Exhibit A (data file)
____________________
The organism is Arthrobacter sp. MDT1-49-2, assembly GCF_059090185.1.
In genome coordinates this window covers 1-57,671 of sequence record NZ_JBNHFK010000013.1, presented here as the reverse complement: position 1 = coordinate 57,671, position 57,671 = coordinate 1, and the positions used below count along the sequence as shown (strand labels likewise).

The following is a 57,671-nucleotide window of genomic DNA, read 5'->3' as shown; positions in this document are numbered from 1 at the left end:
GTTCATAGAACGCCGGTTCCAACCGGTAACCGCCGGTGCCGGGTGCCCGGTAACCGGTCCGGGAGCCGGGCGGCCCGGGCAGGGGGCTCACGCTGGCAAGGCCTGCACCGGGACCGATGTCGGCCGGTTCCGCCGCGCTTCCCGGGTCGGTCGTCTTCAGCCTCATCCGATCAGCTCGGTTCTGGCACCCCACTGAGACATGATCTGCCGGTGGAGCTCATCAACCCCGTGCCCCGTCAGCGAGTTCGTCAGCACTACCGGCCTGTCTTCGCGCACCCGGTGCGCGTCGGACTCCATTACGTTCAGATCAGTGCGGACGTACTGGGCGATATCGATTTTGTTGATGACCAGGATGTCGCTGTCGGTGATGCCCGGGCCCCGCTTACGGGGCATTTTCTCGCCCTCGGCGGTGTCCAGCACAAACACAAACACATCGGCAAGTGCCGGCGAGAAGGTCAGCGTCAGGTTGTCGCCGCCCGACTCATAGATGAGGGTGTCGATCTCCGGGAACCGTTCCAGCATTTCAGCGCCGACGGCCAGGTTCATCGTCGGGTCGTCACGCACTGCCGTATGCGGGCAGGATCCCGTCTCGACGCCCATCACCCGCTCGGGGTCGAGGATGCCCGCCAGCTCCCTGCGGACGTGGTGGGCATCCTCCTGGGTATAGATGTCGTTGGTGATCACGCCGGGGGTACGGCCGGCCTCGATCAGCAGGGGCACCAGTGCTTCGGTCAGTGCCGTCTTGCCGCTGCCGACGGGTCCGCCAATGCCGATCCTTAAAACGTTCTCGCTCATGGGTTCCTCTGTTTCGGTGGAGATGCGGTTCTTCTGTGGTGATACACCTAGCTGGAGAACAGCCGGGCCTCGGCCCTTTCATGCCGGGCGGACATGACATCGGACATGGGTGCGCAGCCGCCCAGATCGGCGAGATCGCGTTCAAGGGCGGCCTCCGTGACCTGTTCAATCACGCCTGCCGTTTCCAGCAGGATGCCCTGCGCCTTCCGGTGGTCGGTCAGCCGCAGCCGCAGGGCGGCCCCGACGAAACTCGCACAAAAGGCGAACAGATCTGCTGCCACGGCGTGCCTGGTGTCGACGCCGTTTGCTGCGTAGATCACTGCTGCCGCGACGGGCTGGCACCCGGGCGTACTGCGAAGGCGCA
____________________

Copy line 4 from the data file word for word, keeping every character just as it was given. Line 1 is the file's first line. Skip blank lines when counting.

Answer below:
GTTCATAGAACGCCGGTTCCAACCGGTAACCGCCGGTGCCGGGTGCCCGGTAACCGGTCCGGGAGCCGGGCGGCCCGGGCAGGGGGCTCACGCTGGCAAGGCCTGCACCGGGACCGATGTCGGCCGGTTCCGCCGCGCTTCCCGGGTCGGTCGTCTTCAGCCTCATCCGATCAGCTCGGTTCTGGCACCCCACTGAGACATGATCTGCCGGTGGAGCTCATCAACCCCGTGCCCCGTCAGCGAGTTCGTCAGCACTACCGGCCTGTCTTCGCGCACCCGGTGCGCGTCGGACTCCATTACGTTCAGATCAGTGCGGACGTACTGGGCGATATCGATTTTGTTGATGACCAGGATGTCGCTGTCGGTGATGCCCGGGCCCCGCTTACGGGGCATTTTCTCGCCCTCGGCGGTGTCCAGCACAAACACAAACACATCGGCAAGTGCCGGCGAGAAGGTCAGCGTCAGGTTGTCGCCGCCCGACTCATAGATGAGGGTGTCGATCTCCGGGAACCGTTCCAGCATTTCAGCGCCGACGGCCAGGTTCATCGTCGGGTCGTCACGCACTGCCGTATGCGGGCAGGATCCCGTCTCGACGCCCATCACCCGCTCGGGGTCGAGGATGCCCGCCAGCTCCCTGCGGACGTGGTGGGCATCCTCCTGGGTATAGATGTCGTTGGTGATCACGCCGGGGGTACGGCCGGCCTCGATCAGCAGGGGCACCAGTGCTTCGGTCAGTGCCGTCTTGCCGCTGCCGACGGGTCCGCCAATGCCGATCCTTAAAACGTTCTCGCTCATGGGTTCCTCTGTTTCGGTGGAGATGCGGTTCTTCTGTGGTGATACACCTAGCTGGAGAACAGCCGGGCCTCGGCCCTTTCATGCCGGGCGGACATGACATCGGACATGGGTGCGCAGCCGCCCAGATCGGCGAGATCGCGTTCAAGGGCGGCCTCCGTGACCTGTTCAATCACGCCTGCCGTTTCCAGCAGGATGCCCTGCGCCTTCCGGTGGTCGGTCAGCCGCAGCCGCAGGGCGGCCCCGACGAAACTCGCACAAAAGGCGAACAGATCTGCTGCCACGGCGTGCCTGGTGTCGACGCCGTTTGCTGCGTAGATCACTGCTGCCGCGACGGGCTGGCACCCGGGCGTACTGCGAAGGCGCA